by Ruth Lloyd

Cumberland Brewing Company’s wall points the way to a fresh beer after a ride. Photo: Ruth Lloyd

“We knew inherently the tie between mountain biking and your celebratory beer,” explains Darren Adam, co-owner of Cumberland Brewing Company. Cumberland, B.C., on Vancouver Island is a bike-centric community, a market that the brewery knows well. When the company was asked to put in a bikewash station by the local hostel owner (the hostel’s wash station for its guests was being a bit overrun by community use), Cumberland Brewing did it right with a grease trap. “And this is another beautiful moment for Cumberland in that it’s a great sharing environment between businesses,” Adam says.

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Not only does the wash station help out the hostel, but the trails, too. There’s a sign at the station suggesting riders donate a couple dollars for each wash toward the Cumberland Community Forest Society. The local non-profit organization is working to purchase much of the private land around Cumberland where the mountain bike trails are built. Some of the land is currently owned by forestry companies. Because that land is private land, it’s not subject to the same rules and regulations governing logging and forestry on Crown land. The purchased parcels of land are then given back to the village to manage as a recreation and habitat corridor.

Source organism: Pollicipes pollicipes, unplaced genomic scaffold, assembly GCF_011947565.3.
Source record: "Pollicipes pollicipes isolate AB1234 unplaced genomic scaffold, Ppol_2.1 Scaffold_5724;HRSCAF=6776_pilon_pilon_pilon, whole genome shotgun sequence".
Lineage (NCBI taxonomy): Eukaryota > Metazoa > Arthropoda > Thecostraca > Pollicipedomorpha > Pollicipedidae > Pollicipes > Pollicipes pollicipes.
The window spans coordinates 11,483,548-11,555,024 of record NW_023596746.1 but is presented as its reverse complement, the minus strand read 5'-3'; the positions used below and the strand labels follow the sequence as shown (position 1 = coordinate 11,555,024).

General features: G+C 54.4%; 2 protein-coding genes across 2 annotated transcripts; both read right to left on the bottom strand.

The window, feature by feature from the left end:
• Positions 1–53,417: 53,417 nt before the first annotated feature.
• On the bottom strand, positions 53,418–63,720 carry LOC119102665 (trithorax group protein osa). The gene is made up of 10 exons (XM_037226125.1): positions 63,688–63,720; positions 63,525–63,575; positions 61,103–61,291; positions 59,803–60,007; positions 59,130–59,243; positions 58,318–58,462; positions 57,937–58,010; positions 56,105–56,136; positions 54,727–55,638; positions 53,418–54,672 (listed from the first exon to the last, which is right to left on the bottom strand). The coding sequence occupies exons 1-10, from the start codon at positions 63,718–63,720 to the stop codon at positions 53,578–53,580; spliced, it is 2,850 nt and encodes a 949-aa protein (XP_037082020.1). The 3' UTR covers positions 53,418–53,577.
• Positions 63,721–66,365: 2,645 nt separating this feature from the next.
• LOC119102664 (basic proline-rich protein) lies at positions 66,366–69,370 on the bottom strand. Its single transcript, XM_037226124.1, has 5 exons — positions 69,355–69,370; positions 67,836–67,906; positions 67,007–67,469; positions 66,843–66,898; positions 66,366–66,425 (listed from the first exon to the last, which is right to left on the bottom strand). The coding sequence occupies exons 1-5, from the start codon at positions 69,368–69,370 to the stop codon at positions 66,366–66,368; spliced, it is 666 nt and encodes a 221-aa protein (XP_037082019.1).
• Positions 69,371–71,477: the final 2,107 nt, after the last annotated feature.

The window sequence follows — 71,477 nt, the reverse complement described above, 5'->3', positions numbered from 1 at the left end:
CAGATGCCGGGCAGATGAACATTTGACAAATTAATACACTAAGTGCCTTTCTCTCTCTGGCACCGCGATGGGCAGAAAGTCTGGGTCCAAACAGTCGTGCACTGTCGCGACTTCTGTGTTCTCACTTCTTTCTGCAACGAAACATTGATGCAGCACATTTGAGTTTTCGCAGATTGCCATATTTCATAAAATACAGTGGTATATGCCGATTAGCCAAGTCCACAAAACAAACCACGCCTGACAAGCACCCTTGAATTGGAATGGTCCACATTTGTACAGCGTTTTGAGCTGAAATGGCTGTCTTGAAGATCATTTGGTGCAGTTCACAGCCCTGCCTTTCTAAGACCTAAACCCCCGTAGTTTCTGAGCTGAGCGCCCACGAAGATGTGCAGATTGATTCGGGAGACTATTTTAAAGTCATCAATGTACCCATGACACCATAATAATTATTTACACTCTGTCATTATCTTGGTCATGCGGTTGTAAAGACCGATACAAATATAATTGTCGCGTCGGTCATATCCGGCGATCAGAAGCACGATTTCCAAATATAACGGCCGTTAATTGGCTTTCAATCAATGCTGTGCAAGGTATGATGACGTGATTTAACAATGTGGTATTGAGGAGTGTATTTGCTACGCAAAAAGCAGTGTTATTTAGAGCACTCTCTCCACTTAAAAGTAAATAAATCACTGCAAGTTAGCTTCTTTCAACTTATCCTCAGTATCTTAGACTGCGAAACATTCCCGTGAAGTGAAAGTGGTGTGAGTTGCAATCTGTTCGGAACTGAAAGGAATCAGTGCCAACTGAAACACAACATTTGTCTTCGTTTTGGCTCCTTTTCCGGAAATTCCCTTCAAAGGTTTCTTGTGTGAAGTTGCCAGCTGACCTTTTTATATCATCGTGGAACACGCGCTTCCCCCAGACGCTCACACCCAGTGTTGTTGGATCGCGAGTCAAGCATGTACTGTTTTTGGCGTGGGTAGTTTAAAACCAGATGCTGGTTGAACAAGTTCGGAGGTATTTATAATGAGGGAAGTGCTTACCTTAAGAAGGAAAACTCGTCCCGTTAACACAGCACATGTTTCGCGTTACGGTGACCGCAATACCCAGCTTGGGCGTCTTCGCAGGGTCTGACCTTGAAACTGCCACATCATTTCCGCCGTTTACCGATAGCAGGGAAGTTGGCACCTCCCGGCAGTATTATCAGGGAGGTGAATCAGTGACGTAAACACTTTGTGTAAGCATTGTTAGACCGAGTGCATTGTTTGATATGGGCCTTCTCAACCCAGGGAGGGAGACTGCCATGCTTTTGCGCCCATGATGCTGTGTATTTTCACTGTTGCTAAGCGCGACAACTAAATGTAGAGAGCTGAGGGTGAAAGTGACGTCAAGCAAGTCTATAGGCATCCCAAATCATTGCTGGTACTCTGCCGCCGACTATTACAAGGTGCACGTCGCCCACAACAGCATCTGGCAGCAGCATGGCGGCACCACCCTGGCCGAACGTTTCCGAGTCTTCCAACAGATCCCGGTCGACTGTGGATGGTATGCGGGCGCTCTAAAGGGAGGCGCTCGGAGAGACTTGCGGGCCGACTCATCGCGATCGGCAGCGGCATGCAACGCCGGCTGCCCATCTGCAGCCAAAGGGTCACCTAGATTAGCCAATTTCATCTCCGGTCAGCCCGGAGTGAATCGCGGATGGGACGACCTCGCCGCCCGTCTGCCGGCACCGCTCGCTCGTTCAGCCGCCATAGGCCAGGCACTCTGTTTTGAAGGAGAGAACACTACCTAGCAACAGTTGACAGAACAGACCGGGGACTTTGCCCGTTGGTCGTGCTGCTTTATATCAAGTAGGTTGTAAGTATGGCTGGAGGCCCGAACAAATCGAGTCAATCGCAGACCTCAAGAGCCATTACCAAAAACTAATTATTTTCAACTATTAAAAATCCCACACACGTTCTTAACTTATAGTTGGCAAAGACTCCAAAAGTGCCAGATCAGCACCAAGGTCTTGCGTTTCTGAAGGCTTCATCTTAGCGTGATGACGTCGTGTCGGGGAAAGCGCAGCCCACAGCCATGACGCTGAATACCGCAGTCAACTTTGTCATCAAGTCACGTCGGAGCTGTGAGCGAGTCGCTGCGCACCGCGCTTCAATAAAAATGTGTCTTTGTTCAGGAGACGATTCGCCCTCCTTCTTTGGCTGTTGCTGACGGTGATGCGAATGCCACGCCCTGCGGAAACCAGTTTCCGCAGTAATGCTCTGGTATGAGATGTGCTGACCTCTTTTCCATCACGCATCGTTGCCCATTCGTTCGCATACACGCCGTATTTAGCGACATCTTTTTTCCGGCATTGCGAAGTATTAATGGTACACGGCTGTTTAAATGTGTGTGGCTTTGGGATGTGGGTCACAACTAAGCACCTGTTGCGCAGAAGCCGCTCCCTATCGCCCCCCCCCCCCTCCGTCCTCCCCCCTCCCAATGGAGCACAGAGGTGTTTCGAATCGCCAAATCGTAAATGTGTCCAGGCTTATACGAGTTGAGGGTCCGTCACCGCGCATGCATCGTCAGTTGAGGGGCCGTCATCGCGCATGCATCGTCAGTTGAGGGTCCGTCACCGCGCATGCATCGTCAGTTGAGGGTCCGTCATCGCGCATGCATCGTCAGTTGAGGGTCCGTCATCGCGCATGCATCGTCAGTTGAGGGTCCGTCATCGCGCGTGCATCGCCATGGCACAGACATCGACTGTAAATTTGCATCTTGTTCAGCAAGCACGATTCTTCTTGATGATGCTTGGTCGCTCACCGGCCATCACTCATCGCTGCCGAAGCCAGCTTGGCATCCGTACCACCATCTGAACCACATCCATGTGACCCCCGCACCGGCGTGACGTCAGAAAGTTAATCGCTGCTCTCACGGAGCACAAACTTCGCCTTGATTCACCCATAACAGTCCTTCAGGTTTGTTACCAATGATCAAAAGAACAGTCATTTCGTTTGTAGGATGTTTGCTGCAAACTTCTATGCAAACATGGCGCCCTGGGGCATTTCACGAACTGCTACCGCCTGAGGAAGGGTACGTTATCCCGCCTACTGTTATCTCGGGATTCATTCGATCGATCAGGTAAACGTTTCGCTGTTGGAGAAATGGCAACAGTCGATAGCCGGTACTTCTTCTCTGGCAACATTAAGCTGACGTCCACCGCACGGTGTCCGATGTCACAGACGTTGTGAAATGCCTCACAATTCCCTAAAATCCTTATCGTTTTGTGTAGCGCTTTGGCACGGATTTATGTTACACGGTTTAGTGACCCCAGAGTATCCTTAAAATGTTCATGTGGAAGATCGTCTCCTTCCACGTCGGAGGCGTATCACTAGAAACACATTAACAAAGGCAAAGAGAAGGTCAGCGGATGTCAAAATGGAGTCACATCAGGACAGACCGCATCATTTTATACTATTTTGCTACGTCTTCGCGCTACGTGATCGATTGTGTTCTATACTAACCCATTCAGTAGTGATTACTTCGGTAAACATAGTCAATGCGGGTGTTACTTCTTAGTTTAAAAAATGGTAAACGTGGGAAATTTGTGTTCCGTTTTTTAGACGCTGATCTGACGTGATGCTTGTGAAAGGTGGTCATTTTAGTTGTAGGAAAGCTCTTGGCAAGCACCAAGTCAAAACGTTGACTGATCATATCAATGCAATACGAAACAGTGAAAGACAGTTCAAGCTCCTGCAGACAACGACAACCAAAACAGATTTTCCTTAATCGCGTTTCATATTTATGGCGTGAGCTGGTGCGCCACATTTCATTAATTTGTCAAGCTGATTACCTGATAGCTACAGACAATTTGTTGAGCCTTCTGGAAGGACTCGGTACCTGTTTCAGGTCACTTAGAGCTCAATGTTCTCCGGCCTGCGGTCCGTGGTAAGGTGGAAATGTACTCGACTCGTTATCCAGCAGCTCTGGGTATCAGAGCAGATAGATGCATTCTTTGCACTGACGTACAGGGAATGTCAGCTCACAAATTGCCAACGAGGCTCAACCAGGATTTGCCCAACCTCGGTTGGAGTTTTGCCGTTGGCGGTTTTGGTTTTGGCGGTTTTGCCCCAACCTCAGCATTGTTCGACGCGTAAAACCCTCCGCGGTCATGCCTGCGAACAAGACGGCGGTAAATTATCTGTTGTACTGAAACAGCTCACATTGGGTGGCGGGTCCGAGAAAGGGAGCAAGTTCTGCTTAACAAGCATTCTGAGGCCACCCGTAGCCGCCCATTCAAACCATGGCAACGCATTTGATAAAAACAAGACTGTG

Wash your bike and save your trails: it’s a win-win. Also, because the non-profit targets riparian areas and the local watershed, Adam sees it as an additional benefit for the brewery. “It’s about protecting our water, which protects our beer – so it’s a no-brainer,” he explains.

Cumberland Brewing Co. helps to save the mountain bike trails their customers live for. Photo: Ruth Lloyd

So, with a bike-wash station, designated bicycle parking, outdoor seating for mud-splattered mountain bikers who want to be within eyesight of their bikes and a location less than 500 m from the trails, the Cumberland Brewing Company has created a symbiotic relationship between bikers and the post ride beer. “The two-wheeled approach to your favourite watering hole is a more genuine and, you know, a less limiting trip,” says Adam. “Safety is always paramount, but when you’re biking six blocks or five miles home, and if you take your time and be careful, you’re less worried about your second beer.”

Adam sums up the relationship between biking and beer by quoting his friend, local writer and rider Andrew Findlay: “No adventure is complete until you have raised a beer to celebrate it.”

The brewery offers four primary beers on tap: an English bitter, an American-style wheat ale, an oatmeal stout and a pale ale. With rotating one-offs, collaborations and new weekly casks of smaller seasonal batches, the company has up to eight fresh beers on tap at any time.

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